Broker warns of FTB deposit surge

A mortgage broker has warned that first-time buyer deposits could surge over the next ten years.

Having analysed figures from the Office for National Statistics House Price Index, L&C Mortgages have looked at the average first-time buyer deposits paid across the UK, as well as their mortgage.

For an average property, figures from the ONS indicate that FTBs will borrow around £160,591 to afford a home costing £212,411. On this basis, the required deposit would be approximately £51,820 – a figure the broker warned could rise by up to 57% over the next decade in light of house price growth trends.

The broker also stated that the significance of growth could be even higher in certain areas, anticipating that deposits in London could rise by as much as 75% by 2027.

Where funding the deposit was concerned, the research looked at the predictions of prospective buyers, with just under half (44%) taking the view that it would come from their own cash savings. An additional 15% expected that they’d use a Help to Buy ISA, whilst 11% hoped that their family members would contribute.

Commenting on the results of the research was David Hollingworth. The mortgage adviser at L&C stated: “With this research predicting that the size of deposits required could rise considerably across the country, first-time buyers could be forgiven for giving up hope on owning their first home.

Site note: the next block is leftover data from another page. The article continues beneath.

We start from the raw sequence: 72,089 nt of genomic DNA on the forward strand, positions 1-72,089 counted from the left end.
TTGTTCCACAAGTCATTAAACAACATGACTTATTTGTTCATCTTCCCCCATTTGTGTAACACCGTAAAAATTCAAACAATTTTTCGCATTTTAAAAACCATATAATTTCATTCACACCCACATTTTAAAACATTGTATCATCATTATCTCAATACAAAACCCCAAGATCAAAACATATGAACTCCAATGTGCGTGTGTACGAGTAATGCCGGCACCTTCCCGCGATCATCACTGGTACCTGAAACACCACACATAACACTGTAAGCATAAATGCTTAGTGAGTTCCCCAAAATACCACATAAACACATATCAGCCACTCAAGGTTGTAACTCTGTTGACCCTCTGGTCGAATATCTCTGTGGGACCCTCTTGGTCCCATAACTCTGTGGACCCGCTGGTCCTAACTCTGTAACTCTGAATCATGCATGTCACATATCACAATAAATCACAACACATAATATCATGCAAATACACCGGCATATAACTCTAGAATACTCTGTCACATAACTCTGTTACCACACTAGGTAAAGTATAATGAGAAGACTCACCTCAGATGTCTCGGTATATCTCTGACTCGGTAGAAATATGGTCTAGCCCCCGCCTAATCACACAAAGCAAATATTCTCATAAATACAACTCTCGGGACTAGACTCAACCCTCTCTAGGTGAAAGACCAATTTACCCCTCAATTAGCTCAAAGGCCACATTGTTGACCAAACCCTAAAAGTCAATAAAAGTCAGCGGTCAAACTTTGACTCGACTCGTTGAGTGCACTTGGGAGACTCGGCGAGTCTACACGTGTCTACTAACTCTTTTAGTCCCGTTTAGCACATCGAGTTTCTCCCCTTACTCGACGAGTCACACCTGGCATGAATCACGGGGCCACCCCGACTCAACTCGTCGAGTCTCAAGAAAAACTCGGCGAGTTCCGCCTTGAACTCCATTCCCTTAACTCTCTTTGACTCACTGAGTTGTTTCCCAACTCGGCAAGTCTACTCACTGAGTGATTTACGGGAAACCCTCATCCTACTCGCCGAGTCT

“There is some stark variation between cities, but the fact that London deposits could be almost hitting a quarter of a million pounds by 2027 is alarming.

“It makes sense for first-time buyers to try and raise as big a deposit as possible but that is very much easier said than done in today’s current climate.

“Although there are mortgage deals available to as much as 95% of the property price, rates on these types of deals will be higher than for those who have saved a larger deposit.

“Given the level of commitment that first-time buyers are having to make, it’s of little surprise that they are often electing to fix their mortgage rate so they know where they stand with their mortgage payments.”

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